by Chuck Baker
Lomography means different things to different people. I won’t go through the complete history of how the word came to be, you can read about it here, however the meaning of Lomography has changed since the Viennese art students using the Russian-made LOMO LC-A founded The Lomographic Society International.
Lomography, for me, has come to include cameras and a style with roots established well before Lomography was in vogue. It use to be just “shooting with goofy cameras” for a certain effect that was attainable only from these cameras, before scanning and Photoshop existed. This discipline, if you will, included cheap and sometimes crappy toy cameras along with old Brownies, Agfa’s, pinhole cameras…you get the picture. The emphasis being on “cheap” crappy cameras, many with plastic lenses and light leaks producing heavily vignetted images with dream-like qualities. Each camera producing it’s own unique effect.
I love it when people get interested in photography. That they are helped along by the hipster appeal of the Lomography phenomenon is unimportant and I certainly enjoy the results by both beginners and experienced artists. I have many cheapo-plastic-flipped-lens-analog-digital cameras in my arsenal that are used for those subjects calling for them.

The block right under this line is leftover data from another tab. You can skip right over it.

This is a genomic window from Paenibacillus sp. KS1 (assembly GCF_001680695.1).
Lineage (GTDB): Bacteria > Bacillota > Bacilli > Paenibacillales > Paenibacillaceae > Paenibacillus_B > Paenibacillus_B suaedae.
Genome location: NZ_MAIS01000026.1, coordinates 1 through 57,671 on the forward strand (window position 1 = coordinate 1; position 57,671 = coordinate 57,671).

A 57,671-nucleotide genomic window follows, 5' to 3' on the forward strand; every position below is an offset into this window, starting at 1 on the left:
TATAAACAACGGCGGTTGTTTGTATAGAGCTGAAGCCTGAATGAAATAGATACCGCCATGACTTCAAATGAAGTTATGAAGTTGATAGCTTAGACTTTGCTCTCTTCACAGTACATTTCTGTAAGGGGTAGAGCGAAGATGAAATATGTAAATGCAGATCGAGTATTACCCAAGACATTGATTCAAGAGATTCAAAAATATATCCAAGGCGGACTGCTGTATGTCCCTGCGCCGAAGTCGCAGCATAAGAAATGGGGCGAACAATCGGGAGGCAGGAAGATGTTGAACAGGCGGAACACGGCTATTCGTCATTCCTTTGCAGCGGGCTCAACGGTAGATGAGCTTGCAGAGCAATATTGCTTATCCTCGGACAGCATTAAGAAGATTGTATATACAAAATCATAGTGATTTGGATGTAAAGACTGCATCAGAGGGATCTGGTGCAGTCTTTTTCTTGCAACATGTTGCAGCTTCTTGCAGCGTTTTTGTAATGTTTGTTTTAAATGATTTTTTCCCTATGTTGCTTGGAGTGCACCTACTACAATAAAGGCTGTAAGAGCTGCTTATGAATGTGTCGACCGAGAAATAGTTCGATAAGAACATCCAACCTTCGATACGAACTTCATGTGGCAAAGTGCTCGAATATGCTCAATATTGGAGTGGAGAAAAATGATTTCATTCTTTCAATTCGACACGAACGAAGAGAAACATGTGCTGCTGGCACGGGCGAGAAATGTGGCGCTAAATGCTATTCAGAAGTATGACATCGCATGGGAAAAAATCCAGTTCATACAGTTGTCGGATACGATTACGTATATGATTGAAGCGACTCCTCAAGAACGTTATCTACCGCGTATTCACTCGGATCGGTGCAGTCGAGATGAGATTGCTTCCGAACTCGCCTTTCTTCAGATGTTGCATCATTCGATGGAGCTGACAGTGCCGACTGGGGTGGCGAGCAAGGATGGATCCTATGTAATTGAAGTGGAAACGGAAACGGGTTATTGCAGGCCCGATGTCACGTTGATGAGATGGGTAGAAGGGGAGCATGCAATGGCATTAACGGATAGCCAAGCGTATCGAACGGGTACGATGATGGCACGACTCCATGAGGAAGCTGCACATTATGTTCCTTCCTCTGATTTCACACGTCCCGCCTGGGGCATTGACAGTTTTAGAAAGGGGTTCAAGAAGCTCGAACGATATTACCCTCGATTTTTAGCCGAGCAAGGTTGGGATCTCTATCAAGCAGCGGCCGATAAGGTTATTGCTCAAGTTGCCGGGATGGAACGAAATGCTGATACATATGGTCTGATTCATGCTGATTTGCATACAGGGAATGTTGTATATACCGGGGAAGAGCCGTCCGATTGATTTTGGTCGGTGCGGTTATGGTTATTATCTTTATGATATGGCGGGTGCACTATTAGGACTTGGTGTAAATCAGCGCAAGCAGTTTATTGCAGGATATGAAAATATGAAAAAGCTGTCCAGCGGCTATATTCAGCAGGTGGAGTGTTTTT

What does bother the grumpy side of me is the “club” mentality associated with Lomography, somehow being more important than what is being produced with the camera. Maybe it’s that I find the Lomography company’s advertising campaign irritating…”it’s cool to shoot with plastic” or “use crappy film and be surprised by the results”. With that said, I actually have a great respect for the selling of Lomography, it is brilliant marketing. That cameras worth $5 can be sold for $50 or more and inconsistent films are sold at high prices makes that evident.
I have very mixed feelings about this. On one hand, I like the fact that more people are experimenting with photography, for whatever reason. On the other hand, the selling of Lomography can blind new film photographers from seeing that cool or hip is basically a waste of time and energy. I’m not so sure that someone wanting or needing to label themselves as a photographer should be concerned about how cool their camera is.
I hope that those who have been swept up by lomography as an expressive tool take the time to find a camera at a flea market or accept that old box Brownie camera given to them by a family member. Think about where that camera has been and what images it has produced…clean it up, load it with film, and do photography with it…that is cool!